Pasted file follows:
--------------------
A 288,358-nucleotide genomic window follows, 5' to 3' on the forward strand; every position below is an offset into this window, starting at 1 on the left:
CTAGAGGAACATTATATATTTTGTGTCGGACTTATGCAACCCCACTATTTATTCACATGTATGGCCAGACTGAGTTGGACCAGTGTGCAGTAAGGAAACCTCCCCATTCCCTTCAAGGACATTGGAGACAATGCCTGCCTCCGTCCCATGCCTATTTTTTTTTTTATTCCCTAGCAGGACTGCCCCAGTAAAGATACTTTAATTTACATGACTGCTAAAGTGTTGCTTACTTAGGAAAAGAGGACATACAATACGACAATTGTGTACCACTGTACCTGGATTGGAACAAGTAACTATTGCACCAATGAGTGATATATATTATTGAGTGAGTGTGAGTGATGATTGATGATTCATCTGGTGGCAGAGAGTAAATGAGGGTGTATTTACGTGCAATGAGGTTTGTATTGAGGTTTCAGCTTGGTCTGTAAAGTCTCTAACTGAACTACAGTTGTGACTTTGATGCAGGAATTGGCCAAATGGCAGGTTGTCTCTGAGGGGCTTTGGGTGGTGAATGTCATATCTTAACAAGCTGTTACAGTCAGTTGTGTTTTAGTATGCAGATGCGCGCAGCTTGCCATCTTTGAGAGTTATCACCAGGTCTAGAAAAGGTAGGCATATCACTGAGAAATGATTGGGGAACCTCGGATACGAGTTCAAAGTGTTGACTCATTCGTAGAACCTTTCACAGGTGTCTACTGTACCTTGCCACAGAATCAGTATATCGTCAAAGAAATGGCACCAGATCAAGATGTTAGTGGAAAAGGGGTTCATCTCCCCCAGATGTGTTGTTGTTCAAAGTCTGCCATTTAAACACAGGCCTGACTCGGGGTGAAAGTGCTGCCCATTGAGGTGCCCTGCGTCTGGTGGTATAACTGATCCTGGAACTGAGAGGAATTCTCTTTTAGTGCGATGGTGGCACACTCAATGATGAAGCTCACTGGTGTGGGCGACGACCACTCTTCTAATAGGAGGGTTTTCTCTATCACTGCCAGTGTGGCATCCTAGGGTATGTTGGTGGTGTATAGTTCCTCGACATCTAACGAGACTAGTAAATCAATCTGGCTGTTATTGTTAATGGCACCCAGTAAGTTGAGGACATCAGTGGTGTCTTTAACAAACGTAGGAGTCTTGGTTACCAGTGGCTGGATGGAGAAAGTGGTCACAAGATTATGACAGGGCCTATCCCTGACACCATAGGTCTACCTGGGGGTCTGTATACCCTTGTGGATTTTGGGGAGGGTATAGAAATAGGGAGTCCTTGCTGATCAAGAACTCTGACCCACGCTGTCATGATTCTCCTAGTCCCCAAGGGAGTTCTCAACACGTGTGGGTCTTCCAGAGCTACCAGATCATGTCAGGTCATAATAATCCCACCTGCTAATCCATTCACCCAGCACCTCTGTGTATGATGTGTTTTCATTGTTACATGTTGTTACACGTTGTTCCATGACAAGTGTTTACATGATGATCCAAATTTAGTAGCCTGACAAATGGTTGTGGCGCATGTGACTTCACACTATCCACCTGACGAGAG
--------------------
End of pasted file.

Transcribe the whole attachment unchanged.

A 288,358-nucleotide genomic window follows, 5' to 3' on the forward strand; every position below is an offset into this window, starting at 1 on the left:
CTAGAGGAACATTATATATTTTGTGTCGGACTTATGCAACCCCACTATTTATTCACATGTATGGCCAGACTGAGTTGGACCAGTGTGCAGTAAGGAAACCTCCCCATTCCCTTCAAGGACATTGGAGACAATGCCTGCCTCCGTCCCATGCCTATTTTTTTTTTTATTCCCTAGCAGGACTGCCCCAGTAAAGATACTTTAATTTACATGACTGCTAAAGTGTTGCTTACTTAGGAAAAGAGGACATACAATACGACAATTGTGTACCACTGTACCTGGATTGGAACAAGTAACTATTGCACCAATGAGTGATATATATTATTGAGTGAGTGTGAGTGATGATTGATGATTCATCTGGTGGCAGAGAGTAAATGAGGGTGTATTTACGTGCAATGAGGTTTGTATTGAGGTTTCAGCTTGGTCTGTAAAGTCTCTAACTGAACTACAGTTGTGACTTTGATGCAGGAATTGGCCAAATGGCAGGTTGTCTCTGAGGGGCTTTGGGTGGTGAATGTCATATCTTAACAAGCTGTTACAGTCAGTTGTGTTTTAGTATGCAGATGCGCGCAGCTTGCCATCTTTGAGAGTTATCACCAGGTCTAGAAAAGGTAGGCATATCACTGAGAAATGATTGGGGAACCTCGGATACGAGTTCAAAGTGTTGACTCATTCGTAGAACCTTTCACAGGTGTCTACTGTACCTTGCCACAGAATCAGTATATCGTCAAAGAAATGGCACCAGATCAAGATGTTAGTGGAAAAGGGGTTCATCTCCCCCAGATGTGTTGTTGTTCAAAGTCTGCCATTTAAACACAGGCCTGACTCGGGGTGAAAGTGCTGCCCATTGAGGTGCCCTGCGTCTGGTGGTATAACTGATCCTGGAACTGAGAGGAATTCTCTTTTAGTGCGATGGTGGCACACTCAATGATGAAGCTCACTGGTGTGGGCGACGACCACTCTTCTAATAGGAGGGTTTTCTCTATCACTGCCAGTGTGGCATCCTAGGGTATGTTGGTGGTGTATAGTTCCTCGACATCTAACGAGACTAGTAAATCAATCTGGCTGTTATTGTTAATGGCACCCAGTAAGTTGAGGACATCAGTGGTGTCTTTAACAAACGTAGGAGTCTTGGTTACCAGTGGCTGGATGGAGAAAGTGGTCACAAGATTATGACAGGGCCTATCCCTGACACCATAGGTCTACCTGGGGGTCTGTATACCCTTGTGGATTTTGGGGAGGGTATAGAAATAGGGAGTCCTTGCTGATCAAGAACTCTGACCCACGCTGTCATGATTCTCCTAGTCCCCAAGGGAGTTCTCAACACGTGTGGGTCTTCCAGAGCTACCAGATCATGTCAGGTCATAATAATCCCACCTGCTAATCCATTCACCCAGCACCTCTGTGTATGATGTGTTTTCATTGTTACATGTTGTTACACGTTGTTCCATGACAAGTGTTTACATGATGATCCAAATTTAGTAGCCTGACAAATGGTTGTGGCGCATGTGACTTCACACTATCCACCTGACGAGAG